There have been over 40 cyclist deaths in 2019 alone in New York City. In response to this consistent issue in the Big Apple, failed Democratic presidential candidate Mayor Bill de Blasio and the City Council have agreed to a $1.7 billion plan to construct 250 miles of protected bike lanes throughout the city, as reported by The New York Times. Though I believe that De Blasio has struggled to lead the city in the right direction, I appreciate his efforts to make the roads safer for bikers.
Protected bike lanes throughout the city will undoubtedly prevent many collisions between bikers and cars, as there will be a barrier between the two. This strategy has proved to be effective in Canada. According to an article from Vice, the former chief planner of Toronto said that “collisions have been rare where they’ve been put in place,” in reference to protected bike paths. Not only do these paths make the roads safer for bikers, but they also can speed up travel. After protected bike paths were established in London in 2014, “the city reported that they moved five times more people per square meter than the main road,” as stated by Vice. Perhaps we will see similar effects in New York City after the establishment of these bike paths.
By protecting cyclists, others may be encouraged to take to the streets with their bikes. Therefore, we may see a beneficial environmental impact with the decrease in cars on the streets and perhaps a decrease in traffic around the heavily congested city. According to National Geographic, vehicles are America’s biggest air polluters and contribute to one third of all U.S. air pollution. As many of us know, New York City does not exactly have high-quality air, with thousands dying prematurely as a result of the smog and toxins in the air, as stated by a State of the Planet article. If people know that the streets are safe for cyclists, perhaps more will ride their bikes to work. This would not only decrease traffic, but also gradually remedy the environmental issues within New York City.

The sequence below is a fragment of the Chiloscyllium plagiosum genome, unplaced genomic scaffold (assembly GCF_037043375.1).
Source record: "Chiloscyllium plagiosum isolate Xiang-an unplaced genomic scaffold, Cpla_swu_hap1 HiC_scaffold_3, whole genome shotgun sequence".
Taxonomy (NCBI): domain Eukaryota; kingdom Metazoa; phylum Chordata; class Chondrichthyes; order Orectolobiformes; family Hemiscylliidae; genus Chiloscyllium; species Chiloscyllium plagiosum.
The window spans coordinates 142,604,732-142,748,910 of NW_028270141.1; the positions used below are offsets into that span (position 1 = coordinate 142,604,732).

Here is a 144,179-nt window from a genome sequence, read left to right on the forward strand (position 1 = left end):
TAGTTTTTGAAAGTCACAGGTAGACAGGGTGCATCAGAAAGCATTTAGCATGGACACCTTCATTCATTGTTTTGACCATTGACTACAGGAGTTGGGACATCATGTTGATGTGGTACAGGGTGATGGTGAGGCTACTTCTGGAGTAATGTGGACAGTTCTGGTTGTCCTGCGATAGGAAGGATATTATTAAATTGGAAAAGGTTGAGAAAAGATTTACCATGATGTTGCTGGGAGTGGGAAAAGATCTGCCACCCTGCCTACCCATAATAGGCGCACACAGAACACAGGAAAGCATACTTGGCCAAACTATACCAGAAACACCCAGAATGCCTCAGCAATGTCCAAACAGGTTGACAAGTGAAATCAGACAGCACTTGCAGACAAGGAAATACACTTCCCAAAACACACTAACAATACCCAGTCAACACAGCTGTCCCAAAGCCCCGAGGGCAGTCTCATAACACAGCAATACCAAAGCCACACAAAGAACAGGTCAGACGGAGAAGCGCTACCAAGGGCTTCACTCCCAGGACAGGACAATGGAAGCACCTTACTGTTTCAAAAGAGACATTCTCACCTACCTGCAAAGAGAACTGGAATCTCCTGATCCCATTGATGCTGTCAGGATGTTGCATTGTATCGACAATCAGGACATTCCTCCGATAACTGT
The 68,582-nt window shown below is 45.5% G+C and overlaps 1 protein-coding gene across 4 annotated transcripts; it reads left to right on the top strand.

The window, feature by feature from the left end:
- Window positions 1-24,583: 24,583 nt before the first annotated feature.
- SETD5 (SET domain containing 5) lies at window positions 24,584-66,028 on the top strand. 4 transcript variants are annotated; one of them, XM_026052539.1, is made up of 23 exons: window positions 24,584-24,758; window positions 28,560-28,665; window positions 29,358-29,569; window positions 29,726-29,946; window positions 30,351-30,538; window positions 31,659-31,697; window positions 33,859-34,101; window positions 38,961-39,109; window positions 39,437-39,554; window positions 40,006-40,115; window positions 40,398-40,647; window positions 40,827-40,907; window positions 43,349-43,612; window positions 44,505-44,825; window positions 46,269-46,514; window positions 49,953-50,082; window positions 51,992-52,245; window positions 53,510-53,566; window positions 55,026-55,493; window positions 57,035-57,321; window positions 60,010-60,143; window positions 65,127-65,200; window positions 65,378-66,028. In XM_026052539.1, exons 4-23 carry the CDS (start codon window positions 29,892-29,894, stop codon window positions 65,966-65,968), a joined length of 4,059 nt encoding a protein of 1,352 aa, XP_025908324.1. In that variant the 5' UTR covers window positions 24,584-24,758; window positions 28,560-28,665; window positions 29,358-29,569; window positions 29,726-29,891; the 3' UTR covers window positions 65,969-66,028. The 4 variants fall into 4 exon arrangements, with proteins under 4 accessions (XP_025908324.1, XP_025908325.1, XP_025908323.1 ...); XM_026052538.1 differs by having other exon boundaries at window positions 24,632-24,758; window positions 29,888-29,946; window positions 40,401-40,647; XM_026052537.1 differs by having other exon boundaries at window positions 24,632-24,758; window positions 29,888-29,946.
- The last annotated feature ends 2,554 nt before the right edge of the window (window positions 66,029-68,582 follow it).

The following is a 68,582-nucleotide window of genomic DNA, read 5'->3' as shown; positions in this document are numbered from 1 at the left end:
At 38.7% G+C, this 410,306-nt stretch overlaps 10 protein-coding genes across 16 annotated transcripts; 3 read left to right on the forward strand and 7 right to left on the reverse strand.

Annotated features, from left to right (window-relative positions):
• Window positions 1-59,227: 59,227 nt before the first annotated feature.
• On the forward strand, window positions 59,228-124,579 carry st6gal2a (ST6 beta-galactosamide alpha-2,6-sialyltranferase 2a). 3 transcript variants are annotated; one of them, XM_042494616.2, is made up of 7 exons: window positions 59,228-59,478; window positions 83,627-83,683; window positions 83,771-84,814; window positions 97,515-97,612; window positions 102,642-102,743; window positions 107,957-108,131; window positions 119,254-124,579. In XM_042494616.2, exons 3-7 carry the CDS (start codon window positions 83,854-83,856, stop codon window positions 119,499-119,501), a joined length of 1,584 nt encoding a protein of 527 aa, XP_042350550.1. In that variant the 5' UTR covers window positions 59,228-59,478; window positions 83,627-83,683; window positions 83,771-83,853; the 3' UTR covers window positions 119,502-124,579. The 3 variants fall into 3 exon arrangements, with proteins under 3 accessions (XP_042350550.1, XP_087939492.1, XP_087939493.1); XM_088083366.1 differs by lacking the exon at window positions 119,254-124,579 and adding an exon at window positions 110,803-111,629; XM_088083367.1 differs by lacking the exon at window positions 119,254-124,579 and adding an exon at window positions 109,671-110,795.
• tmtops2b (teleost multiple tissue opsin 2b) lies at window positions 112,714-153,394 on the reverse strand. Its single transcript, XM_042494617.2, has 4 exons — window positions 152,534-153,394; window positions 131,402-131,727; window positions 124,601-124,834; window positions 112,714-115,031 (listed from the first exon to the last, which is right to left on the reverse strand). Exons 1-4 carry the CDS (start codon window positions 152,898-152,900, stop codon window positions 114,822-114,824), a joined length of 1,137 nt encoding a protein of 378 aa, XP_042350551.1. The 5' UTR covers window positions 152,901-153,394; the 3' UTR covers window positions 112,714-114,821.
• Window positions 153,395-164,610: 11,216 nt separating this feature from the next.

Another solution to this issue could be to implement lower speed limits and social campaigns to make people aware of the dangers that can be posed to cyclists. After all, these collisions are largely a result of human error. Therefore, if drivers and cyclists stay focused on the roads, perhaps we will see a decrease in the number of collisions. In 2017, Paris established lower speed limits to ensure that drivers take to the roads at much lower speeds because the faster they drive, the more chance there is of someone being hit. In Paris however, lowering speed limits correlated with an 8 percent reduction in road fatalities in 2017 according to a Paris article.
Though the proposed measure may do some good on the streets, it will cost the city $1.7 billion. New York City is already $119 billion in debt, as stated by CBCNY. New York City also has numerous other pressing issues, including poverty, crime, low-quality public education and the rising cost of living. So I suppose that these are the imperative questions: is the issue of traffic violence more pressing than other issues, and if so, is there enough money in the already-strained budget of New York City to tackle this issue head-on?